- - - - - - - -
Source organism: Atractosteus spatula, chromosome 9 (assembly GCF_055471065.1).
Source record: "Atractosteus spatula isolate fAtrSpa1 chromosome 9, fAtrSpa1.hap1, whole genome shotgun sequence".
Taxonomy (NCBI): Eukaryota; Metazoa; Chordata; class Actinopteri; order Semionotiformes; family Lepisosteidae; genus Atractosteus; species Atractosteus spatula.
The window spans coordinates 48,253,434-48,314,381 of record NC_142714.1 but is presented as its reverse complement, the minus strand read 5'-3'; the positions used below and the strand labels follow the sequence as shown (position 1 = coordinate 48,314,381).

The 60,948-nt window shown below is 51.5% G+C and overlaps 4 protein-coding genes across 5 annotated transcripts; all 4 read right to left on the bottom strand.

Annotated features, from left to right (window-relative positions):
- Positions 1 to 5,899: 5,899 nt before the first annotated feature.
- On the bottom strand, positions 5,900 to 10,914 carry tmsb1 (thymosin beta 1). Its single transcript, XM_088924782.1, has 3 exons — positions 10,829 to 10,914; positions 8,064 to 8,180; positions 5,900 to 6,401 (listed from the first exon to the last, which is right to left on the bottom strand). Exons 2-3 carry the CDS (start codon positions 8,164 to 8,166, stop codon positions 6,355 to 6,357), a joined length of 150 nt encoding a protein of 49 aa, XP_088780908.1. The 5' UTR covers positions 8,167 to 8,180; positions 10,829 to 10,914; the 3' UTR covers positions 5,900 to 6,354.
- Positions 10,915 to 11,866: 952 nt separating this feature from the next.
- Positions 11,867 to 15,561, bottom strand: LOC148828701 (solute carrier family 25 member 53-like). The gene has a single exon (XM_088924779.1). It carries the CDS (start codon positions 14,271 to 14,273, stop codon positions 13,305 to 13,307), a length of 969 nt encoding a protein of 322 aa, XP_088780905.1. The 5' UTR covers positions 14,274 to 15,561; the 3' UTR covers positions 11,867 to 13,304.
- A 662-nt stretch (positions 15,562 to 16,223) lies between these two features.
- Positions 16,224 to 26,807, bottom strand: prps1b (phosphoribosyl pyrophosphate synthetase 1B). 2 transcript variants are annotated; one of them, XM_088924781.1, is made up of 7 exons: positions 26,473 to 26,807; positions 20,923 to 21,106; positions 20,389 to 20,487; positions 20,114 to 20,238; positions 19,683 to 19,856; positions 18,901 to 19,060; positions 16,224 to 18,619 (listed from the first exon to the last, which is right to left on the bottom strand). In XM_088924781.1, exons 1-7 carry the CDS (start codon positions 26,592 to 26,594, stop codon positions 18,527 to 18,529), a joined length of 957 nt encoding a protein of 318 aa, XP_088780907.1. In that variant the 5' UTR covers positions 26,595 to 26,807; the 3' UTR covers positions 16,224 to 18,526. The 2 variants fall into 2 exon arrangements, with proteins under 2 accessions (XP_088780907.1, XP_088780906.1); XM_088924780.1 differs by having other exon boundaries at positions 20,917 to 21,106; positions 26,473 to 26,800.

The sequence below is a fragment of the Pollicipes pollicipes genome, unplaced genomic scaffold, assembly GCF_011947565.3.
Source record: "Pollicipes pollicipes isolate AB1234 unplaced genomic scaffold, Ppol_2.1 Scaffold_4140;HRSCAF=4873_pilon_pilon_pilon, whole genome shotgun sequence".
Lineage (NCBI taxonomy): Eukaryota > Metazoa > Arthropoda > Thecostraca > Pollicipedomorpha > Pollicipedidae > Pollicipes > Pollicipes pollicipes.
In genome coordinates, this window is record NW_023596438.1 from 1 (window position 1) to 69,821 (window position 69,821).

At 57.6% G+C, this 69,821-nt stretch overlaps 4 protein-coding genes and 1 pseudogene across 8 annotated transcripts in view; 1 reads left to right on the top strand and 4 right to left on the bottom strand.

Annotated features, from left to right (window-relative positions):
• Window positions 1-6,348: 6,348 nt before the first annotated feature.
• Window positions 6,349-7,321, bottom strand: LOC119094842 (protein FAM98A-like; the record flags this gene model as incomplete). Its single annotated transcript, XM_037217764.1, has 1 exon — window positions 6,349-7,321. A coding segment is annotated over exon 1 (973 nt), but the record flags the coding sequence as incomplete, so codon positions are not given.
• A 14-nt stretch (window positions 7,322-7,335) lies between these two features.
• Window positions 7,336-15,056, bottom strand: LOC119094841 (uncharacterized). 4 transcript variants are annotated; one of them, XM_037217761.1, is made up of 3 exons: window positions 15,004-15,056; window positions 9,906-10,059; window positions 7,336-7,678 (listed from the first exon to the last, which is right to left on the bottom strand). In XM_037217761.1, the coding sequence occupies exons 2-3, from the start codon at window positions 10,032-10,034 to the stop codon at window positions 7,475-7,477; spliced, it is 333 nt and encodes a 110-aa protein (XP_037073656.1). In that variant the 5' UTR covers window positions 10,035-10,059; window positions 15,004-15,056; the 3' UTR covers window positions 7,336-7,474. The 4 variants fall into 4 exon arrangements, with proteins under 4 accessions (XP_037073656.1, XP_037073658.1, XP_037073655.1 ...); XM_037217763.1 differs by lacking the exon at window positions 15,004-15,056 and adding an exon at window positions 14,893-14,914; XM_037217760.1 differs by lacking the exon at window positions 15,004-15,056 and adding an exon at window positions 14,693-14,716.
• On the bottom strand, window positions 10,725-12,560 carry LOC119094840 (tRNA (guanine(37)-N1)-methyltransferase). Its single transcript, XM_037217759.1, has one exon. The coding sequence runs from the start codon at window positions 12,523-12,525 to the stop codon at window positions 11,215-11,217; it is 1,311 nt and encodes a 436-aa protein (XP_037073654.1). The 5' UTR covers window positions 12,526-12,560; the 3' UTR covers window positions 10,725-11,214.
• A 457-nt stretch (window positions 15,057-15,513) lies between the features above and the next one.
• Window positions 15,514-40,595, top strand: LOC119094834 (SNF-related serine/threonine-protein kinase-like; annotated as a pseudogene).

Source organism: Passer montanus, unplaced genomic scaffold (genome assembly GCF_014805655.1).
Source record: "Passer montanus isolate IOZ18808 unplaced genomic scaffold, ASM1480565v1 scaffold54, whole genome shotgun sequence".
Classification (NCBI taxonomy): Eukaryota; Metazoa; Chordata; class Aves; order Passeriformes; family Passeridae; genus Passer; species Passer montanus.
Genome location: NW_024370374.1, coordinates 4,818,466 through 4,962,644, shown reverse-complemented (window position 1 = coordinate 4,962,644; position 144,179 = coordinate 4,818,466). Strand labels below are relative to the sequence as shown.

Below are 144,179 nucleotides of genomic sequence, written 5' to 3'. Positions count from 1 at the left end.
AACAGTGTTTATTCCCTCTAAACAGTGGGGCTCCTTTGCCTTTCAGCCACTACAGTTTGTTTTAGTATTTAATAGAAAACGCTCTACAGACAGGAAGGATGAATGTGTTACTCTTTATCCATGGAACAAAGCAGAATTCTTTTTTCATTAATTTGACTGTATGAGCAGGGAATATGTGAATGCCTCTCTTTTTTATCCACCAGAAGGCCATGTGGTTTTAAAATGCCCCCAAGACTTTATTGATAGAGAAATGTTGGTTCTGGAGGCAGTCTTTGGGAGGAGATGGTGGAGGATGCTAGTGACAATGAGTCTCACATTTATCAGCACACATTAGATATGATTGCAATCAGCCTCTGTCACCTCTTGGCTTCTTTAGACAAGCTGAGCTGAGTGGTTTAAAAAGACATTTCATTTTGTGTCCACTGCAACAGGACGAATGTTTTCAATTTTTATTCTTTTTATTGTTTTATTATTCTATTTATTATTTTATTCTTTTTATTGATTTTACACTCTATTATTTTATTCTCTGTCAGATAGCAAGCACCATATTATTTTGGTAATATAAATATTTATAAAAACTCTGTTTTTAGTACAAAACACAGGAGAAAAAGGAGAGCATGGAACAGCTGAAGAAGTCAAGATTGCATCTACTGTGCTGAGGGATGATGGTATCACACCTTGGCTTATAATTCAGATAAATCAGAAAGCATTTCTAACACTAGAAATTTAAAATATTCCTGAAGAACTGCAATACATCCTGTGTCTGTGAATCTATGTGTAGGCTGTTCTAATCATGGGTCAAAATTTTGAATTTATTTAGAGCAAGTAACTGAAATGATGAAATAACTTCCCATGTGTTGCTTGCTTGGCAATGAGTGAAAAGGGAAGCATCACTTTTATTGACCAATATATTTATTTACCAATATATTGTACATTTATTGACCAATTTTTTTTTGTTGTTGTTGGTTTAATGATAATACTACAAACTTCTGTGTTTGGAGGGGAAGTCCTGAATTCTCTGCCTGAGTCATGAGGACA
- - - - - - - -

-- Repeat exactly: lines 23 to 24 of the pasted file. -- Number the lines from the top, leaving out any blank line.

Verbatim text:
• On the bottom strand, window positions 10,725-12,560 carry LOC119094840 (tRNA (guanine(37)-N1)-methyltransferase). Its single transcript, XM_037217759.1, has one exon. The coding sequence runs from the start codon at window positions 12,523-12,525 to the stop codon at window positions 11,215-11,217; it is 1,311 nt and encodes a 436-aa protein (XP_037073654.1). The 5' UTR covers window positions 12,526-12,560; the 3' UTR covers window positions 10,725-11,214.
• A 457-nt stretch (window positions 15,057-15,513) lies between the features above and the next one.